Citrix Systems (CTXS) posted better-than-expected fourth-quarter results. Yet at first sight, there's nothing to be excited about. Revenue increased to $810 million, up 1% year over year. And the near-term outlook doesn't look much brighter, since the midpoint of 2020 revenue guidance of $3.115 billion corresponds to 3.5% year-over-year growth. Also, management expects non-GAAP (adjusted) operating margin to decrease from 30% in 2019 to a range of 28% to 29%.
For a tech company that is expanding its business into the growing cloud computing market, this performance looks weak. But in the long term, Citrix should profit from this transition.
From perpetual to subscription
Citrix's legacy business consists of selling hardware and software that allows users to remotely access a virtual computer desktop hosted in a data center. Compared to a classic Windows 10 workstation, this solution offers the advantage of keeping the same desktop environment from any device, anywhere. Also, computer administrators benefit from the more efficient central management of employees' working environments.
But with the emerging cloud-computing technology, enterprises have been moving a part of their on-premise applications and infrastructure to the cloud, which makes Citrix's legacy portfolio less relevant. In response, Citrix integrated its solutions with the ecosystems of public cloud providers such as Microsoft's Azure and Alphabet's Google Cloud. As a result, Citrix Workspace, the company's new platform, has become an attractive solution for mobile users working in a hybrid multi-cloud environment.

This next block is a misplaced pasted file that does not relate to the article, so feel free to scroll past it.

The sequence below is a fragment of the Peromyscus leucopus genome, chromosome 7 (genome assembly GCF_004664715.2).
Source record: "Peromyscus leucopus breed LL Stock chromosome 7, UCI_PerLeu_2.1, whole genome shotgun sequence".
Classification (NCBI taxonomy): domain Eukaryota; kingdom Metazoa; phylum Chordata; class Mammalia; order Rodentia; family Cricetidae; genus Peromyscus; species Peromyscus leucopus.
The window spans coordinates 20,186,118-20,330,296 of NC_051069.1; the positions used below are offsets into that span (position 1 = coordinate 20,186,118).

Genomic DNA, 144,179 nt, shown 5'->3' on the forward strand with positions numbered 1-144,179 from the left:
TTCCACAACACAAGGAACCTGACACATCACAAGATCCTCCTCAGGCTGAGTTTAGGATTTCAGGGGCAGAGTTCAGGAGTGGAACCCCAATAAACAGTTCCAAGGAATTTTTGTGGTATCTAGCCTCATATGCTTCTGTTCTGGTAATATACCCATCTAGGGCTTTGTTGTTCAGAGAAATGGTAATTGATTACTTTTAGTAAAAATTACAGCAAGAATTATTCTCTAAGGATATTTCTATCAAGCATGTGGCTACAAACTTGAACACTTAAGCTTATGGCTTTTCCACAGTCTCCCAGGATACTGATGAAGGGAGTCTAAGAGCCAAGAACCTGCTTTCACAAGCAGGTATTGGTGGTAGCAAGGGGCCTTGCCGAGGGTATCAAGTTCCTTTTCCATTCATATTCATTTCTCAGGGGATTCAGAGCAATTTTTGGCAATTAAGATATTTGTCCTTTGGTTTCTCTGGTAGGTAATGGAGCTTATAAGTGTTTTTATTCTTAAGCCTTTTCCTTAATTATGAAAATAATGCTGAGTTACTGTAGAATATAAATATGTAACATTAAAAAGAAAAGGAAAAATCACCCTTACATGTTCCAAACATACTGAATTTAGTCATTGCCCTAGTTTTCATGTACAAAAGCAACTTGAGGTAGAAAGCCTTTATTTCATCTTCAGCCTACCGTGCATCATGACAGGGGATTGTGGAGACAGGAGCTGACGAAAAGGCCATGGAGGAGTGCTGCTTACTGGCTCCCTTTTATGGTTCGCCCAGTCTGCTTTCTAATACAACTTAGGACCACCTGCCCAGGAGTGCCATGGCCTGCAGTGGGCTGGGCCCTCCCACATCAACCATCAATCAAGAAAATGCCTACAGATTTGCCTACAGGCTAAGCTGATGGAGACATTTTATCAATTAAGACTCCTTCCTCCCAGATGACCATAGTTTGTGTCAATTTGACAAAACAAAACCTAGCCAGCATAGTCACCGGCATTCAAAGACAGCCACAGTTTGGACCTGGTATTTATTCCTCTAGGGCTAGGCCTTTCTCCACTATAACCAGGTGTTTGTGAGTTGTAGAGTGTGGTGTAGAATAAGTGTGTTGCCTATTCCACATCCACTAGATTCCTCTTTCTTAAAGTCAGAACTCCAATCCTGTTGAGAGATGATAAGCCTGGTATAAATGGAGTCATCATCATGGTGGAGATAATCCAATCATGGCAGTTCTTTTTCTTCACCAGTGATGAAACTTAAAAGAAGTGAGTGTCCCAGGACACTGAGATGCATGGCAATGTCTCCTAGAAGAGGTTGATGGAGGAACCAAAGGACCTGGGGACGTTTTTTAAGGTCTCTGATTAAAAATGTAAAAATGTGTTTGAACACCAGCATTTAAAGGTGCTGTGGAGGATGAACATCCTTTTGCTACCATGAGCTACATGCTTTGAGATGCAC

This transformation involves short-term headwinds, though. With its legacy offerings, Citrix received up-front payments for selling perpetual licenses and multi-year maintenance. But with the shift to cloud-based solutions, Citrix switched to a subscription model. Thus, the company receives smaller annual recurring fees instead of large upfront payments, which negatively impacts its revenue and free cash flow in the short term.
As an illustration, fourth-quarter revenue from the product and license division and the support and services division dropped to $616 million, down 21% and 5% year over year, respectively. In contrast, revenue from the subscription division increased to $194 million, up 49% year over year.
As a result, revenue from the subscription segment increased to 24% of the company's total revenue during the last quarter, from 16.2% a year ago. And management expects revenue from subscriptions to represent 65% to 75% of the company's total revenue by 2024.
In the medium term, the headwinds resulting from this transition should wane, and revenue growth should accelerate. In fact, total deferred and unbilled revenue, an early indicator of revenue, jumped 15% year over year.
Fully priced growth acceleration
Management forecasts revenue growth to progressively increase to a range of 8% to 10% by 2024 and exceed 10% over the long term. Also, it expects non-GAAP operating margin to reach at least 34%.
However, even if you assume a flawless execution over the next several years, the company's valuation doesn't look cheap.
The difference between the company's GAAP and non-GAAP results is mostly due to share-based compensation (SBC) that management excludes from its calculation of non-GAAP earnings. SBC isn't a cash expense but it still represents a real cost to shareholders in terms of dilution.
Thus, investors should value this tech stock based on its GAAP results. And since Citrix's forward GAAP P/E ratio of 36.5 doesn't provide any margin of safety, even when taking into account the forecasted revenue growth acceleration over the next several years, prudent investors should stay on the sidelines.